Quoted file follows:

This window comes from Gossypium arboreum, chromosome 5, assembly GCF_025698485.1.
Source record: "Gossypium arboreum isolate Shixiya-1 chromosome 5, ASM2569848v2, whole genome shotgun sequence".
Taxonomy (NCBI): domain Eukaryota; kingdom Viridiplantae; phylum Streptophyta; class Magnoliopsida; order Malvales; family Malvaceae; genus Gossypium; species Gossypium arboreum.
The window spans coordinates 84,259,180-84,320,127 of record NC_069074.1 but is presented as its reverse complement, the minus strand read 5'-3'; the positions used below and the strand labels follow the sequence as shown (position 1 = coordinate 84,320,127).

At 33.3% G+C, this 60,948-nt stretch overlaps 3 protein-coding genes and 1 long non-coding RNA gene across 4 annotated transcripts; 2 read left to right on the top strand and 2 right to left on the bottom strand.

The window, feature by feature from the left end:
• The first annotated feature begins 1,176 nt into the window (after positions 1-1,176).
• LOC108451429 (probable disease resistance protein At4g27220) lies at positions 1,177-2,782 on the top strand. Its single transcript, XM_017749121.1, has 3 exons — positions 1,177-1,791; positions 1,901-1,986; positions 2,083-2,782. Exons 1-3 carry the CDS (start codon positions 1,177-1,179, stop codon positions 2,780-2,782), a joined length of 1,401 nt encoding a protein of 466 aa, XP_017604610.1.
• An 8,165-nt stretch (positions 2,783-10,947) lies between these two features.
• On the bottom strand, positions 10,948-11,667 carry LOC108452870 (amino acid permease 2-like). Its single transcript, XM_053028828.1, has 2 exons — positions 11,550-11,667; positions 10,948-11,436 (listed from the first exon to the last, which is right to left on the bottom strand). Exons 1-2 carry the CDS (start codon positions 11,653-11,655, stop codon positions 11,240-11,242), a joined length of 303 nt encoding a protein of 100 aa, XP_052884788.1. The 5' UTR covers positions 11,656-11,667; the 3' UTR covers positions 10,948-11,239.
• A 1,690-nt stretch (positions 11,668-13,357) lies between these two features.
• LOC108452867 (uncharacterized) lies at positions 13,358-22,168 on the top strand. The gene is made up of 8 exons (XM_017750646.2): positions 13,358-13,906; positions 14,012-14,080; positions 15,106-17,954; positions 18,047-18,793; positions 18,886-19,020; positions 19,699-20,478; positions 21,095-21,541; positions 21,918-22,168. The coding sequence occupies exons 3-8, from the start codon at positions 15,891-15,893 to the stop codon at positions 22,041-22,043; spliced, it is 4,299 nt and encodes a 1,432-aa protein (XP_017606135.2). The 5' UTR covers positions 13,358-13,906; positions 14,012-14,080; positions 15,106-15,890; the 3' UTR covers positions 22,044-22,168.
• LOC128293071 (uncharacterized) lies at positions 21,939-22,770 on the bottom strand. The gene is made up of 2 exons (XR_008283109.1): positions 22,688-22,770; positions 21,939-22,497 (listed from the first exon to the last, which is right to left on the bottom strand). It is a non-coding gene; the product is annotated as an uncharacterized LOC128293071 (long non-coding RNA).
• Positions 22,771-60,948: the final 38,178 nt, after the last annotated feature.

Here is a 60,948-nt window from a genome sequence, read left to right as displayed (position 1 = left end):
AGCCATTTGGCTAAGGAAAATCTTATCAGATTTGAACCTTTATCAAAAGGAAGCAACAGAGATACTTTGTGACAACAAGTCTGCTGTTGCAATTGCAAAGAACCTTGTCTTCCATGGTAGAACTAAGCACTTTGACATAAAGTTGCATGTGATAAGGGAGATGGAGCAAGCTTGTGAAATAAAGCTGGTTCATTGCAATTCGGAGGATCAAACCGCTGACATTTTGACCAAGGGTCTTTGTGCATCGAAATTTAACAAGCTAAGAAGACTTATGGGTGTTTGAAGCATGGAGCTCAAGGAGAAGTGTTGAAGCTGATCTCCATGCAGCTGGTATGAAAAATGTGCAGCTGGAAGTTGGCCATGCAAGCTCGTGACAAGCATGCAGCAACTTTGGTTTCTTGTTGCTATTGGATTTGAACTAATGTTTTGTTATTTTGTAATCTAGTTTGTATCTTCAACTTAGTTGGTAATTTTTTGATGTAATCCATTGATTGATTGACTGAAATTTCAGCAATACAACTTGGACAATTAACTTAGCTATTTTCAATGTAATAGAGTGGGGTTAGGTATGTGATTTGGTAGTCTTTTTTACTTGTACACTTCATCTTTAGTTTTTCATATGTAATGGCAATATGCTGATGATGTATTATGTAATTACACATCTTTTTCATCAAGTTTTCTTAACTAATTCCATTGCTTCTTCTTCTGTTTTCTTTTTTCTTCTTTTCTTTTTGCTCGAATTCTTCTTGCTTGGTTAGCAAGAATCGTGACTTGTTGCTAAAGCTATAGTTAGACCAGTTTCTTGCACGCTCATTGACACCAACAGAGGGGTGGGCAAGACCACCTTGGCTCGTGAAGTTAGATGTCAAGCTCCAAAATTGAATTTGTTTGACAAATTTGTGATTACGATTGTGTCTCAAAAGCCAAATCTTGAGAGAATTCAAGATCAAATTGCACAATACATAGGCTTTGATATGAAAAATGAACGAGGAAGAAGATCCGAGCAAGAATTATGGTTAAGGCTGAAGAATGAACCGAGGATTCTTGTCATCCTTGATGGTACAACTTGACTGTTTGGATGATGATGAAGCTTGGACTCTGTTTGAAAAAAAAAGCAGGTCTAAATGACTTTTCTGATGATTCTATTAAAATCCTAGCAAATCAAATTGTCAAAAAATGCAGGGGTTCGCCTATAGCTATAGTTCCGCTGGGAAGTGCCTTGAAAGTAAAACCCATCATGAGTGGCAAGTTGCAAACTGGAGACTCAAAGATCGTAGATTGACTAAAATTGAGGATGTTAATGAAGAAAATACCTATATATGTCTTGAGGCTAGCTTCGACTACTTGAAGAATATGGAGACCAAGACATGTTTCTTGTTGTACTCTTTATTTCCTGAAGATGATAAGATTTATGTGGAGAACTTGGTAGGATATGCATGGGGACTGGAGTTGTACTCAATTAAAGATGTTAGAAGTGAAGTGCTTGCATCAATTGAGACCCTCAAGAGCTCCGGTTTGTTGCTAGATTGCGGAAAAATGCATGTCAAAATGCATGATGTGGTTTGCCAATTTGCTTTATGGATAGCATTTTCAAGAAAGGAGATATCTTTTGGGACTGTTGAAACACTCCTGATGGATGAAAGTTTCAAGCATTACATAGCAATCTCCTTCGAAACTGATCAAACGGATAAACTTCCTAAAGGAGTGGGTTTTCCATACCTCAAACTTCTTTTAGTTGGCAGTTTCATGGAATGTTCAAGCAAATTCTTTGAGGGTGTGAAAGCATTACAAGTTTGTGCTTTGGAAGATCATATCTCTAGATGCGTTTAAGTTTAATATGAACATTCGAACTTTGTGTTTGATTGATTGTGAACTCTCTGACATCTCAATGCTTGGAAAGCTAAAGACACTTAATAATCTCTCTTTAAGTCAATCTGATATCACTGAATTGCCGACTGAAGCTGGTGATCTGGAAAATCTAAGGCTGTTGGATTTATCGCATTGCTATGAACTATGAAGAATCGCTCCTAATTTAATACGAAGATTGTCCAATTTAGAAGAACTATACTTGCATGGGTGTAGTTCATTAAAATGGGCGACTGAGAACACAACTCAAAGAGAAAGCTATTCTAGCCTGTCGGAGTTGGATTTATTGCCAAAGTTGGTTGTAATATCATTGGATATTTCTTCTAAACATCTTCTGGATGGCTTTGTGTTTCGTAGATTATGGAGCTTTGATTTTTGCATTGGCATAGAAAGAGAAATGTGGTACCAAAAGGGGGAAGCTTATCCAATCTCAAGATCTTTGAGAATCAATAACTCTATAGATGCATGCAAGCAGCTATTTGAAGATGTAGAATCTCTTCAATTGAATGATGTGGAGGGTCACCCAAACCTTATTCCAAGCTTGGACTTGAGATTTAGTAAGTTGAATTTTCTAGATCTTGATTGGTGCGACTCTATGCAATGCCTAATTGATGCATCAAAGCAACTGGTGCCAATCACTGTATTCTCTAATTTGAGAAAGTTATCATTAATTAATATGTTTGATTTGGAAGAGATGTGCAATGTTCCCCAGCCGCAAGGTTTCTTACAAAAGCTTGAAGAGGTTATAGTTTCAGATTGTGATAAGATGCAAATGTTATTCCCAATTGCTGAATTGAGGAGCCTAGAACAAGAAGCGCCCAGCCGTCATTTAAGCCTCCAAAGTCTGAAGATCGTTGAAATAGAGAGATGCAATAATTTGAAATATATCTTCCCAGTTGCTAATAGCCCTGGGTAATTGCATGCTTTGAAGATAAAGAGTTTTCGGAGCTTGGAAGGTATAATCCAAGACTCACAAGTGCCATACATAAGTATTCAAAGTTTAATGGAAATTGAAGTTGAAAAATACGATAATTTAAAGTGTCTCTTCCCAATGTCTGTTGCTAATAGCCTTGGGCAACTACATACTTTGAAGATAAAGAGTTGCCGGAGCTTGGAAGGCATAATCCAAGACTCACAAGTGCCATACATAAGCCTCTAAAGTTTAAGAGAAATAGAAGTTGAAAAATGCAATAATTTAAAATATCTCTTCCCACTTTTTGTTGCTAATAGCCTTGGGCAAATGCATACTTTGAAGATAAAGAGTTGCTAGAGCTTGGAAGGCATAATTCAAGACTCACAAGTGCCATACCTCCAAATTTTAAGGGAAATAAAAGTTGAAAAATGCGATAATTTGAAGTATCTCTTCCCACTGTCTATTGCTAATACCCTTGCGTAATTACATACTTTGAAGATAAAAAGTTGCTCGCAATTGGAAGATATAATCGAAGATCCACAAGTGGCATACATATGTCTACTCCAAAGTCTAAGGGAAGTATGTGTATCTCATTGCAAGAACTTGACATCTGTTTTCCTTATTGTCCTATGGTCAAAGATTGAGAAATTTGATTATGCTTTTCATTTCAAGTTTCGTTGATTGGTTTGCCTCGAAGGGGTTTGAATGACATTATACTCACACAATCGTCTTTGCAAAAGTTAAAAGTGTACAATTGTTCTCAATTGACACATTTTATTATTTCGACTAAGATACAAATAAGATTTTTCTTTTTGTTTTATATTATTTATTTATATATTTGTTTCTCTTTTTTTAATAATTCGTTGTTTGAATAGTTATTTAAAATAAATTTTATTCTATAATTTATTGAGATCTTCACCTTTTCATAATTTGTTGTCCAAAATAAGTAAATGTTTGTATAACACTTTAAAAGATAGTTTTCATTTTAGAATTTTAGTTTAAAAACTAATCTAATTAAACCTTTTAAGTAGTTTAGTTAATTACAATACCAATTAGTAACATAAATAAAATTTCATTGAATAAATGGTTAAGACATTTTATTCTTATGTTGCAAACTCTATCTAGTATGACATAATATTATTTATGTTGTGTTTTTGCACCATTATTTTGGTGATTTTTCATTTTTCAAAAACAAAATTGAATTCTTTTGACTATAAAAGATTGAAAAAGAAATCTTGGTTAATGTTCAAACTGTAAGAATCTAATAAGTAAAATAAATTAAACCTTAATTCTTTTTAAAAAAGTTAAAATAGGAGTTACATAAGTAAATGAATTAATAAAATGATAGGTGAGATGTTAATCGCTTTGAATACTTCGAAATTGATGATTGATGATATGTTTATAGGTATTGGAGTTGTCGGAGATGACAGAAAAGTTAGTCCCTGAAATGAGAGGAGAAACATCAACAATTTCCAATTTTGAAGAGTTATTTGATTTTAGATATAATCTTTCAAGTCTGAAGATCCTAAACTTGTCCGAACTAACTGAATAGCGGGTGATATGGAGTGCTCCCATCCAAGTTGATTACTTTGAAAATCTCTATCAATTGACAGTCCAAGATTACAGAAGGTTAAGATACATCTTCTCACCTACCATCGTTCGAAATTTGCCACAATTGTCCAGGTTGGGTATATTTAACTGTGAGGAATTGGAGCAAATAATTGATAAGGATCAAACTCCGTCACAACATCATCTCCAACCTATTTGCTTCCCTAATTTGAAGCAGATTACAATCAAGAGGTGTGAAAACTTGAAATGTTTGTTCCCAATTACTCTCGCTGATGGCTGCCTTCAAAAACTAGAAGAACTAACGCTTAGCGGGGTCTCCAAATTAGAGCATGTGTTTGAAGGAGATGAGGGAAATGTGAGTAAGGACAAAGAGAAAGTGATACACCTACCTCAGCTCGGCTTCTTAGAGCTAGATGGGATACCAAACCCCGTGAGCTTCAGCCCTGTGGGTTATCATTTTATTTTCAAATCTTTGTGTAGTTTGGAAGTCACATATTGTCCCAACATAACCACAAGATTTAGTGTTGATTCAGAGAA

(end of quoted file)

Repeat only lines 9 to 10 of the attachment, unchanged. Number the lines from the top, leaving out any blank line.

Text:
• An 8,165-nt stretch (positions 2,783-10,947) lies between these two features.
• On the bottom strand, positions 10,948-11,667 carry LOC108452870 (amino acid permease 2-like). Its single transcript, XM_053028828.1, has 2 exons — positions 11,550-11,667; positions 10,948-11,436 (listed from the first exon to the last, which is right to left on the bottom strand). Exons 1-2 carry the CDS (start codon positions 11,653-11,655, stop codon positions 11,240-11,242), a joined length of 303 nt encoding a protein of 100 aa, XP_052884788.1. The 5' UTR covers positions 11,656-11,667; the 3' UTR covers positions 10,948-11,239.